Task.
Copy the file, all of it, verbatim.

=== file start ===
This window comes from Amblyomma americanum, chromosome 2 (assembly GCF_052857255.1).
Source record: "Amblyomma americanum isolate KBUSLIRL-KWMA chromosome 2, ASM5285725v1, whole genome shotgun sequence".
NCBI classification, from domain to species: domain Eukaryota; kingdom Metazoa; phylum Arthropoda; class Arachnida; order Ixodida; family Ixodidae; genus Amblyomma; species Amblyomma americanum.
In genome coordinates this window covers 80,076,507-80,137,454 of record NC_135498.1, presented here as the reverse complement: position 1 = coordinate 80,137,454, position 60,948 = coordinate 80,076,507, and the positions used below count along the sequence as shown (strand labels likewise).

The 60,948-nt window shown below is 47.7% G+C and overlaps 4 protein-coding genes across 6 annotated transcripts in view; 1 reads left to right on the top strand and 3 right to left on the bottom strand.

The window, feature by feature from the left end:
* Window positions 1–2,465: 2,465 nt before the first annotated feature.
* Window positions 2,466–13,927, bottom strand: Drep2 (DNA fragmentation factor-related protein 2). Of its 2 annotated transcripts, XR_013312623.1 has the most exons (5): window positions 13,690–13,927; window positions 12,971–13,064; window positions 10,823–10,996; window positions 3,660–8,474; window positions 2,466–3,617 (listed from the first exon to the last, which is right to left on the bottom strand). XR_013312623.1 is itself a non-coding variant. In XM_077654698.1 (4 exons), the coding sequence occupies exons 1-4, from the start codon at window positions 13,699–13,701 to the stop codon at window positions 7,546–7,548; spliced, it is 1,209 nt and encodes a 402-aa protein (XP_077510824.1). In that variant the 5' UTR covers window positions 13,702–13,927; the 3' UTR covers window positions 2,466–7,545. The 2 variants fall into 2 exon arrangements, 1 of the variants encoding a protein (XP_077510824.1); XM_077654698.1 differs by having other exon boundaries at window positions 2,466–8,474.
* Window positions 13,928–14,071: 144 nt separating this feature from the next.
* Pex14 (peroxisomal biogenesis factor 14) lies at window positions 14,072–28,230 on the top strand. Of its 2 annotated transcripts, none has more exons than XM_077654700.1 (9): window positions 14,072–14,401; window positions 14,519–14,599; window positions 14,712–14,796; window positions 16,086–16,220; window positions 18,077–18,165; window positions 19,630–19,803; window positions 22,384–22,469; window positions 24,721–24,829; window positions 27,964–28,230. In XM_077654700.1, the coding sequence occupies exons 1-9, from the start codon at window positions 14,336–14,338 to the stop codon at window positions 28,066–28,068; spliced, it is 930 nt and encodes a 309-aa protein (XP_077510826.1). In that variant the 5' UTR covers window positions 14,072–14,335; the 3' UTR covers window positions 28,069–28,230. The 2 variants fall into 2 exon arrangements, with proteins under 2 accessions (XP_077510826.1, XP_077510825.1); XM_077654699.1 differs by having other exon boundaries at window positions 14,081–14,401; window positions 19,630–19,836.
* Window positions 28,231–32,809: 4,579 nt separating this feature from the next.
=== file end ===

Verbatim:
This window comes from Amblyomma americanum, chromosome 2 (assembly GCF_052857255.1).
Source record: "Amblyomma americanum isolate KBUSLIRL-KWMA chromosome 2, ASM5285725v1, whole genome shotgun sequence".
NCBI classification, from domain to species: domain Eukaryota; kingdom Metazoa; phylum Arthropoda; class Arachnida; order Ixodida; family Ixodidae; genus Amblyomma; species Amblyomma americanum.
In genome coordinates this window covers 80,076,507-80,137,454 of record NC_135498.1, presented here as the reverse complement: position 1 = coordinate 80,137,454, position 60,948 = coordinate 80,076,507, and the positions used below count along the sequence as shown (strand labels likewise).

The 60,948-nt window shown below is 47.7% G+C and overlaps 4 protein-coding genes across 6 annotated transcripts in view; 1 reads left to right on the top strand and 3 right to left on the bottom strand.

The window, feature by feature from the left end:
* Window positions 1–2,465: 2,465 nt before the first annotated feature.
* Window positions 2,466–13,927, bottom strand: Drep2 (DNA fragmentation factor-related protein 2). Of its 2 annotated transcripts, XR_013312623.1 has the most exons (5): window positions 13,690–13,927; window positions 12,971–13,064; window positions 10,823–10,996; window positions 3,660–8,474; window positions 2,466–3,617 (listed from the first exon to the last, which is right to left on the bottom strand). XR_013312623.1 is itself a non-coding variant. In XM_077654698.1 (4 exons), the coding sequence occupies exons 1-4, from the start codon at window positions 13,699–13,701 to the stop codon at window positions 7,546–7,548; spliced, it is 1,209 nt and encodes a 402-aa protein (XP_077510824.1). In that variant the 5' UTR covers window positions 13,702–13,927; the 3' UTR covers window positions 2,466–7,545. The 2 variants fall into 2 exon arrangements, 1 of the variants encoding a protein (XP_077510824.1); XM_077654698.1 differs by having other exon boundaries at window positions 2,466–8,474.
* Window positions 13,928–14,071: 144 nt separating this feature from the next.
* Pex14 (peroxisomal biogenesis factor 14) lies at window positions 14,072–28,230 on the top strand. Of its 2 annotated transcripts, none has more exons than XM_077654700.1 (9): window positions 14,072–14,401; window positions 14,519–14,599; window positions 14,712–14,796; window positions 16,086–16,220; window positions 18,077–18,165; window positions 19,630–19,803; window positions 22,384–22,469; window positions 24,721–24,829; window positions 27,964–28,230. In XM_077654700.1, the coding sequence occupies exons 1-9, from the start codon at window positions 14,336–14,338 to the stop codon at window positions 28,066–28,068; spliced, it is 930 nt and encodes a 309-aa protein (XP_077510826.1). In that variant the 5' UTR covers window positions 14,072–14,335; the 3' UTR covers window positions 28,069–28,230. The 2 variants fall into 2 exon arrangements, with proteins under 2 accessions (XP_077510826.1, XP_077510825.1); XM_077654699.1 differs by having other exon boundaries at window positions 14,081–14,401; window positions 19,630–19,836.
* Window positions 28,231–32,809: 4,579 nt separating this feature from the next.